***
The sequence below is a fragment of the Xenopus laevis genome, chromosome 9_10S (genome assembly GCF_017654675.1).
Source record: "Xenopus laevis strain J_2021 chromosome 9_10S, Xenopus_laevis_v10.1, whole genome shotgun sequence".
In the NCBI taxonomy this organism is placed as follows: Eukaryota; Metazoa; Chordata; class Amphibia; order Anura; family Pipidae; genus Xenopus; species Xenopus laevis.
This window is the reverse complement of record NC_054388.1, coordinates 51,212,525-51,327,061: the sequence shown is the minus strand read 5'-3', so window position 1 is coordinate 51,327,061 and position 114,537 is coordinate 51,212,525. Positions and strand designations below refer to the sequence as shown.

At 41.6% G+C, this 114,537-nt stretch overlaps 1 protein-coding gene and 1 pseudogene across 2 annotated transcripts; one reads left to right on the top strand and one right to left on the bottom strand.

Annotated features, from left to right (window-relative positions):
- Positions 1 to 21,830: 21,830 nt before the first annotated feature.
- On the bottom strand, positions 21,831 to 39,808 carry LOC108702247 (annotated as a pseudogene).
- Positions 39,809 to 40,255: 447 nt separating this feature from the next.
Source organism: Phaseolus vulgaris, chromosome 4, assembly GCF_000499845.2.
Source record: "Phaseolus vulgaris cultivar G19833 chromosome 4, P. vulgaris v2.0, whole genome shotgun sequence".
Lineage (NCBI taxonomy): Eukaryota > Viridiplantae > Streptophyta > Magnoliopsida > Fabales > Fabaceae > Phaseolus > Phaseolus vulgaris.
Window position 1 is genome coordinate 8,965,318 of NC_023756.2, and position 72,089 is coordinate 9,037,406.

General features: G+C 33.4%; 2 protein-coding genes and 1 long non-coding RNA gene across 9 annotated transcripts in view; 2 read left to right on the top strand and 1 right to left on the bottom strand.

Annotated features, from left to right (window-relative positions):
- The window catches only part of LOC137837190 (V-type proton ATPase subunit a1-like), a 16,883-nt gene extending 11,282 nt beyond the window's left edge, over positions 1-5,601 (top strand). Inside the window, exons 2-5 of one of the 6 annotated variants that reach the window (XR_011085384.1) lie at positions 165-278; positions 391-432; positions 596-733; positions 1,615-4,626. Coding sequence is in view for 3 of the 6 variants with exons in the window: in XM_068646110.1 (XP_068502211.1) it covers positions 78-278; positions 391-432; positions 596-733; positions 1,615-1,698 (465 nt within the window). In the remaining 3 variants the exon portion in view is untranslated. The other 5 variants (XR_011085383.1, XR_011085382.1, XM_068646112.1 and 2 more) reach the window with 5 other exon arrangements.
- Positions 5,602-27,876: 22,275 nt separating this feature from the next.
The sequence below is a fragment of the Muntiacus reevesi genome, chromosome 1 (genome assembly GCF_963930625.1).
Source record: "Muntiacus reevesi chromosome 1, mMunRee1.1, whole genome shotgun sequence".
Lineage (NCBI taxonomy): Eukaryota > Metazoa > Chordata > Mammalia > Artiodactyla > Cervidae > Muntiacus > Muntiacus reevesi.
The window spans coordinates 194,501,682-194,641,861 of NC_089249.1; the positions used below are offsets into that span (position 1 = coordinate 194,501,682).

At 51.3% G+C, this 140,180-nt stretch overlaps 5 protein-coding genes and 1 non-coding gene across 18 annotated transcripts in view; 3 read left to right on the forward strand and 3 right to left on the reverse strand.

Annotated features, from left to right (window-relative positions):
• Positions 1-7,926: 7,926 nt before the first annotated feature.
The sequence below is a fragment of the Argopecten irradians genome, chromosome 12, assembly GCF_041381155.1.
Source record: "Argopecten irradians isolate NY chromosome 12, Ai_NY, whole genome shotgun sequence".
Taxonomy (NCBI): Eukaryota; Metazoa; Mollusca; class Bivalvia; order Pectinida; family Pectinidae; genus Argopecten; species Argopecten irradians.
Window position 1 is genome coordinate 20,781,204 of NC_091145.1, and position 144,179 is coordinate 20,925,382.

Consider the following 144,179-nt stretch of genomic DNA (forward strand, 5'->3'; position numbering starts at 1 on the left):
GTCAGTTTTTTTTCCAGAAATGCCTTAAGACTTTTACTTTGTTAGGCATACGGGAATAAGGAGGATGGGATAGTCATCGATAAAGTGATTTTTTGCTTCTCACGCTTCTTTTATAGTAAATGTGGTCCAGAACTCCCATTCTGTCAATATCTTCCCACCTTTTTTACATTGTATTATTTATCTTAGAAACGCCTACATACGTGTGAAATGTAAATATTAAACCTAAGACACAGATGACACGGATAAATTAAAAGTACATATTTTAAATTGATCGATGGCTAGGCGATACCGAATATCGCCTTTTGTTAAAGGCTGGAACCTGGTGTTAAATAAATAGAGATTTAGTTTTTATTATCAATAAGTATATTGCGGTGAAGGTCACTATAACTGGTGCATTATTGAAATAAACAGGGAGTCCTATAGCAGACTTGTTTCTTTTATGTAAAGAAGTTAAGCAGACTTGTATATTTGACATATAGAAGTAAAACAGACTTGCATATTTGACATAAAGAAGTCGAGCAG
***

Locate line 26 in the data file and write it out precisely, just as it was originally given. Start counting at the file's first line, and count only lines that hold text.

Source record: "Argopecten irradians isolate NY chromosome 12, Ai_NY, whole genome shotgun sequence".